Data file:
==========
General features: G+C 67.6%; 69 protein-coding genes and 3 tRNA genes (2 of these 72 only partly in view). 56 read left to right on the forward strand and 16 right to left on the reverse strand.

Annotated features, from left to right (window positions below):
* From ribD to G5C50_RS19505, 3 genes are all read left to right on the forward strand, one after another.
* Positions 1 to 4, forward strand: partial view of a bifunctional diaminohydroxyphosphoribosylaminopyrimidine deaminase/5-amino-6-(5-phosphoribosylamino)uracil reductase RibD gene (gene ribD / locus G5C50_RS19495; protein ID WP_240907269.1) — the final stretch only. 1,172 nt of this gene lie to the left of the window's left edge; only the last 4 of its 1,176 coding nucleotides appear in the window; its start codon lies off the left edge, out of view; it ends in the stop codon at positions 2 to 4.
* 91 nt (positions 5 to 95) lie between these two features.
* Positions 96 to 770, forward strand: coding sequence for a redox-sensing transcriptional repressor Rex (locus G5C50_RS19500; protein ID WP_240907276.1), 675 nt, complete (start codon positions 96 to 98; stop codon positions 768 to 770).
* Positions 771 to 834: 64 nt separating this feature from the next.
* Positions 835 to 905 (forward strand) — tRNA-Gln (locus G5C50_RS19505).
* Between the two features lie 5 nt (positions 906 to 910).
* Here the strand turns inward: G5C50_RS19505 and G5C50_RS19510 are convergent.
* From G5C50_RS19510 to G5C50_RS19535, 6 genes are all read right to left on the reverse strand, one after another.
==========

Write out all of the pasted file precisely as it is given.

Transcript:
General features: G+C 67.6%; 69 protein-coding genes and 3 tRNA genes (2 of these 72 only partly in view). 56 read left to right on the forward strand and 16 right to left on the reverse strand.

Annotated features, from left to right (window positions below):
* From ribD to G5C50_RS19505, 3 genes are all read left to right on the forward strand, one after another.
* Positions 1 to 4, forward strand: partial view of a bifunctional diaminohydroxyphosphoribosylaminopyrimidine deaminase/5-amino-6-(5-phosphoribosylamino)uracil reductase RibD gene (gene ribD / locus G5C50_RS19495; protein ID WP_240907269.1) — the final stretch only. 1,172 nt of this gene lie to the left of the window's left edge; only the last 4 of its 1,176 coding nucleotides appear in the window; its start codon lies off the left edge, out of view; it ends in the stop codon at positions 2 to 4.
* 91 nt (positions 5 to 95) lie between these two features.
* Positions 96 to 770, forward strand: coding sequence for a redox-sensing transcriptional repressor Rex (locus G5C50_RS19500; protein ID WP_240907276.1), 675 nt, complete (start codon positions 96 to 98; stop codon positions 768 to 770).
* Positions 771 to 834: 64 nt separating this feature from the next.
* Positions 835 to 905 (forward strand) — tRNA-Gln (locus G5C50_RS19505).
* Between the two features lie 5 nt (positions 906 to 910).
* Here the strand turns inward: G5C50_RS19505 and G5C50_RS19510 are convergent.
* From G5C50_RS19510 to G5C50_RS19535, 6 genes are all read right to left on the reverse strand, one after another.